A Multiplane Foucault Tester
This page will describe the construction of a Slitless Foucault Tester that can be used to test mirrors along any diagonal without having to move the mirror. It is controlled by James Lerch's RTAFT program.
This is an overview of the tester. Unique to this tester is the cradle that allows the entire tester to be rotated through 180 degrees, so testing can be done on any mirror diagonal without the need to rotate the mirror itself. The tester is mounted on an optical rail, which is mounted on an optical bench. This provides a flexible but rigid framework for testing.
The test image is captured with a black and white CCTV camera connected to a PCI frame grabber. The camera has a zoom lens to allow a full screen image to be obtained for mirrors with any focal ratio. On a 266MHz PII computer, images can be captured at 10 frames per second. Although this is a little slow, testing of a 10" f/4.5 mirror using 8 zones can be done in under 9 minutes.
The light source consists of a red LED with variable intensity. The knife on the RHS can be moved to create a narrow slit when using a ronchi screen or other tests involving diffraction effects. The source/knife edge can be positioned using the screw visible on the left. In the future, this screw may be controlled by a stepper to provide a computer controlled knife edge. However, if the tester is accurately aligned with the optical axis of the mirror, moving the knife edge during a test shouldn't be necessary. Below the red LED is a high intensity mini-lamp used to help position the tester and mirror during initial setup.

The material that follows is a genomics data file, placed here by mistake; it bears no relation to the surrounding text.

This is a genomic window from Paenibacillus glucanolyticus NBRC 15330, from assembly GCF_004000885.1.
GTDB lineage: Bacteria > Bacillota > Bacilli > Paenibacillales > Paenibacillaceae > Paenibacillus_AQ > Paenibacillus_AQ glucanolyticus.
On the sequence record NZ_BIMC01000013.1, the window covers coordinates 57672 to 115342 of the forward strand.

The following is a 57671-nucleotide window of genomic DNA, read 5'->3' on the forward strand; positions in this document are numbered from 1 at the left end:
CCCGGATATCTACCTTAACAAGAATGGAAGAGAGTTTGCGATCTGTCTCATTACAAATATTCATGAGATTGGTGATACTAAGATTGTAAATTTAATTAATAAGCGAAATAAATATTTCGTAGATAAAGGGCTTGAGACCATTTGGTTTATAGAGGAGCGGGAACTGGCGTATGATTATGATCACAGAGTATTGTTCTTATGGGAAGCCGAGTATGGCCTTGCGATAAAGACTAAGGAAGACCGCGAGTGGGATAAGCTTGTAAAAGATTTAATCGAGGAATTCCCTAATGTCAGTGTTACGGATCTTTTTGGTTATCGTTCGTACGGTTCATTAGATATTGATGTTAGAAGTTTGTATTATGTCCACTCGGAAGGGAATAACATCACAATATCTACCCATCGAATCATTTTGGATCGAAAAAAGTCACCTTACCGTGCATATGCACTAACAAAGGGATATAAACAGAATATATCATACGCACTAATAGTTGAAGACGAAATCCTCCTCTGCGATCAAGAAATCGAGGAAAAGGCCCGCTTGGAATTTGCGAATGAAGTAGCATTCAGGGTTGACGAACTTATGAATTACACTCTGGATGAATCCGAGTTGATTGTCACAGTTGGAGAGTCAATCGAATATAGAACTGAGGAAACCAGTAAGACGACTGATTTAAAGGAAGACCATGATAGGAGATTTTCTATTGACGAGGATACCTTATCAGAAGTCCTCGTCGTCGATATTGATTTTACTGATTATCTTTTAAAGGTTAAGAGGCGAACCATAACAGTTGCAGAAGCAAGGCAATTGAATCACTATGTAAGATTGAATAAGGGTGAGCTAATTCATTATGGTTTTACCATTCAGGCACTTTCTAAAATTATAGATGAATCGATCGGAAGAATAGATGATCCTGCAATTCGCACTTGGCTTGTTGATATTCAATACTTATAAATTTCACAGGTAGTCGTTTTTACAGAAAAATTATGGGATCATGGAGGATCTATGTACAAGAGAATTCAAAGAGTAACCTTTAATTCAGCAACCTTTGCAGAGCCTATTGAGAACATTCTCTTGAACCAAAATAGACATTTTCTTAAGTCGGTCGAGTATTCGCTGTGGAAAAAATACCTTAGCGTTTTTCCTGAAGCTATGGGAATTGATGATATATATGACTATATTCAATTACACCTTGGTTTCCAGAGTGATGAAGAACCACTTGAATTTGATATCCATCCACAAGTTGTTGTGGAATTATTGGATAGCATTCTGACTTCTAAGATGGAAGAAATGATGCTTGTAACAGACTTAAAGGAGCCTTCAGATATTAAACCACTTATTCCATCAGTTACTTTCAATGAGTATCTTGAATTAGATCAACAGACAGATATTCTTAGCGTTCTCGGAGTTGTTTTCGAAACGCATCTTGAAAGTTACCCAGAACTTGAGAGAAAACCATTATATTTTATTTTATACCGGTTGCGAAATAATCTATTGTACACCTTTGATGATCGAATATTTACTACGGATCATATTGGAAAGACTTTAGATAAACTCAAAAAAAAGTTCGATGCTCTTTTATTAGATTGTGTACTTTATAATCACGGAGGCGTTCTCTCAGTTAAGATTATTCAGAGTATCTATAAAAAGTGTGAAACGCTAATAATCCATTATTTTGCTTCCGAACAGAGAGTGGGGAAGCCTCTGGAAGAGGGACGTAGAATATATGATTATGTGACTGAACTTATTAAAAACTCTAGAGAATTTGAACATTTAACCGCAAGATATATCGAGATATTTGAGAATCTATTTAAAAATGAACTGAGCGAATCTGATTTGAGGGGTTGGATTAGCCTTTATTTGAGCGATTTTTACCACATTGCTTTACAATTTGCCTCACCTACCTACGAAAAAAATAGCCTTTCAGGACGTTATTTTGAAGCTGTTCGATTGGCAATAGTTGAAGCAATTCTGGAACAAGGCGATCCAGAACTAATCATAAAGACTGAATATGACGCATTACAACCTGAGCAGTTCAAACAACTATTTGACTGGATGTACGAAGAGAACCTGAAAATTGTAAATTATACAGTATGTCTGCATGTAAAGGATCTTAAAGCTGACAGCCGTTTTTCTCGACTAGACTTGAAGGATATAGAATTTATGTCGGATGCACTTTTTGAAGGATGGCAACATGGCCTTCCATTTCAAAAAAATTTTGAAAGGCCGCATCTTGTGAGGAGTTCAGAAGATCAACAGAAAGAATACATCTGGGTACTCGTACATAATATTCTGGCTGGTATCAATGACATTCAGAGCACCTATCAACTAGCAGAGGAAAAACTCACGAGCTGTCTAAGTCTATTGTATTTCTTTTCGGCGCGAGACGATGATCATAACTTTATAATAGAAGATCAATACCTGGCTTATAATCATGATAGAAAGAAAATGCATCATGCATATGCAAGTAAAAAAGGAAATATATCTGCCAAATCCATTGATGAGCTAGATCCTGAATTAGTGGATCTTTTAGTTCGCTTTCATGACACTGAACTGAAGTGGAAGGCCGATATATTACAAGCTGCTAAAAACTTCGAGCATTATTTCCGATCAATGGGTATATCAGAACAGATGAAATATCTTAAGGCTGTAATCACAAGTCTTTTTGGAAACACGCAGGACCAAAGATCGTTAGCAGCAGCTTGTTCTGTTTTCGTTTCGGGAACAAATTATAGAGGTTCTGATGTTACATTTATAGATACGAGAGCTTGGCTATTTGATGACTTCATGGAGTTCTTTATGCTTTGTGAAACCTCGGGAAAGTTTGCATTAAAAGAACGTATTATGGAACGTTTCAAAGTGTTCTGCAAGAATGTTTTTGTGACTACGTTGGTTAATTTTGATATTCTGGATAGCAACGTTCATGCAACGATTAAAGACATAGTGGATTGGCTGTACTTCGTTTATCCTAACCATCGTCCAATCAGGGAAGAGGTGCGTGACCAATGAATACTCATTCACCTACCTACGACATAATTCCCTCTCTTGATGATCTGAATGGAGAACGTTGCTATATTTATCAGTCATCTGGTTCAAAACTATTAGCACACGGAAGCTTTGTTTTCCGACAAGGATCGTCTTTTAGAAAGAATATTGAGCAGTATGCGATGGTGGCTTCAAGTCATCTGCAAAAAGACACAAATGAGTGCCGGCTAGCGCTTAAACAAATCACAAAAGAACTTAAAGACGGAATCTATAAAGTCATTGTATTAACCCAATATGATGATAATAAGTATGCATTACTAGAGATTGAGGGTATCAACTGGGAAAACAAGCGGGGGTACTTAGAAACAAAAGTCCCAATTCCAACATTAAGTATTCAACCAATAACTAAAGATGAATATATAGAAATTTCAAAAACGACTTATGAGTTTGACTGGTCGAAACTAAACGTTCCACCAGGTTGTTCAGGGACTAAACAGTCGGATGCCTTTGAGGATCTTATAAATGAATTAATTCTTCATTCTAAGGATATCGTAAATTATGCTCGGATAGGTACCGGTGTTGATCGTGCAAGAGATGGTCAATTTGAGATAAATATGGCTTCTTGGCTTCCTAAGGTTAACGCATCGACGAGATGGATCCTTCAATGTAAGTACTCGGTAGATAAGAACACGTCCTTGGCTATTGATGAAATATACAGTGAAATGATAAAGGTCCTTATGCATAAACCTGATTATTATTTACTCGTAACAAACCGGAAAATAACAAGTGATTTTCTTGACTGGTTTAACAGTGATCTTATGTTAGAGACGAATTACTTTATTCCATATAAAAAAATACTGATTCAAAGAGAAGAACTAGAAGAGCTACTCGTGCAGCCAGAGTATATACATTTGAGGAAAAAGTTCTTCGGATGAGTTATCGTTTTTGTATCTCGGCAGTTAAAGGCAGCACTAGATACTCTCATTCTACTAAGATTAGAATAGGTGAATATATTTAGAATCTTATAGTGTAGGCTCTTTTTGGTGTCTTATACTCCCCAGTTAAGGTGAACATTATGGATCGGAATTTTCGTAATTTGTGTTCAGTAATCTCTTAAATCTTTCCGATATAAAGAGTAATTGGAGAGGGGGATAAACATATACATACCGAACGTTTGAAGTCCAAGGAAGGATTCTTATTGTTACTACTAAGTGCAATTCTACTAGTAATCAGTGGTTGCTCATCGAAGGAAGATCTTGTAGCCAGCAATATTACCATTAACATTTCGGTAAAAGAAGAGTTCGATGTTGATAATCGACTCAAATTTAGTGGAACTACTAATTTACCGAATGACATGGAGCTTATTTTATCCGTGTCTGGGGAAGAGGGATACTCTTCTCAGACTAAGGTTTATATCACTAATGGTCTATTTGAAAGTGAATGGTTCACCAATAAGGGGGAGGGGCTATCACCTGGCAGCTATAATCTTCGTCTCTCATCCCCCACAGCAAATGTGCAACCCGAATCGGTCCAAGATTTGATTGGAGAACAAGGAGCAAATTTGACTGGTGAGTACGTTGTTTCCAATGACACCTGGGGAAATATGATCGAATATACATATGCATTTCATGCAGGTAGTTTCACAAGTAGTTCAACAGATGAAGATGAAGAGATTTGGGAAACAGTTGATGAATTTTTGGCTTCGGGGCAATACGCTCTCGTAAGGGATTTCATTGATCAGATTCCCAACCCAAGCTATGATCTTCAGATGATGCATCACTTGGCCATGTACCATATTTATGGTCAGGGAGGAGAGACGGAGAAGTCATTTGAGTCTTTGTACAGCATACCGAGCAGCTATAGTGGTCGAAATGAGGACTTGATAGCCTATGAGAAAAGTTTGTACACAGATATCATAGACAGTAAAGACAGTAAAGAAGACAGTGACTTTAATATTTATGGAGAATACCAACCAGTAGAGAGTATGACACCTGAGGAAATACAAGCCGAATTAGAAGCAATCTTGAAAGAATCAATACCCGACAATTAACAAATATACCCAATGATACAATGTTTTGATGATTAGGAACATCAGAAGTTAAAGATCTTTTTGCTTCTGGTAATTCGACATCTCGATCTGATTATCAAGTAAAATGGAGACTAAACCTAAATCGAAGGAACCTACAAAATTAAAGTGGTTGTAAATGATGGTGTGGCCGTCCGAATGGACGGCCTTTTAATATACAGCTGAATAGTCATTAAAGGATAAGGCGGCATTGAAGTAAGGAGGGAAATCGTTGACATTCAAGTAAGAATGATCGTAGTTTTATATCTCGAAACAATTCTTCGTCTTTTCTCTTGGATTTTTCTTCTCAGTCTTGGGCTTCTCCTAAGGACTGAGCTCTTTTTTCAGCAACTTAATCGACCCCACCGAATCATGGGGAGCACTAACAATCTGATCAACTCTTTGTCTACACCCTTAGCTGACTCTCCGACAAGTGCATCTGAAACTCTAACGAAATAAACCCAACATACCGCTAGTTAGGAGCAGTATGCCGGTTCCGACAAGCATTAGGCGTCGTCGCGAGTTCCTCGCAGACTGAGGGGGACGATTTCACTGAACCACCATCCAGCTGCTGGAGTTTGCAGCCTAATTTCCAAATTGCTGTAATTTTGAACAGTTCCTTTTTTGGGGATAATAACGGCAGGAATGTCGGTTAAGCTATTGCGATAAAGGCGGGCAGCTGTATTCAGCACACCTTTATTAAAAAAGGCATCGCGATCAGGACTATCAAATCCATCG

The tester is mounted on gimbles to allow multi-axis testing. As the entire tester is mounted on an X/Y table, initial alignment can be set so that a series of tests can be performed with little additional adjustment.
One of the more difficult tasks in mirror testing is the positioning of the mirror, even when using a CCTV camera to view the image. This stand can be remotely controlled in both X and Y, greatly simplifying the initial effort.
The moveable part of the stand is mounted on trunnions that can be adjusted so the X and Y pivot points are aligned with the front surface of the mirror. Otherwise, with large thick mirrors, the optical axis of the mirror can move as the mirror is positioned.
The platform X and Y axes are controlled by 200 step/rev stepper motors with 30:1gear boxes. In this way, the axes can be positioned to within 0.0001" although typically steps of .0005" are used.
The motors are driven by the Robofoucault program through electonics designed to be used with Mel Bartel's SCOPE.EXE program.
Test data are captured by RTAFT and typically analysed using Dave Rowe and James Lerch's FigureXP program. A spread sheet is also used to compare measured knife edge positions with theoretical values.
Because RTAFT assigns a value of zero to the knife edge position for Zone 1 when it is first found for a given test, it is only possible to compare actual readings between different diagonals by selecting a repeat option of 4 (say) and pausing between each pass to adjust the diagonal. Perhaps future versions of RTAFT will allow multiple tests to be run without resetting Zone 1 to zero for each test.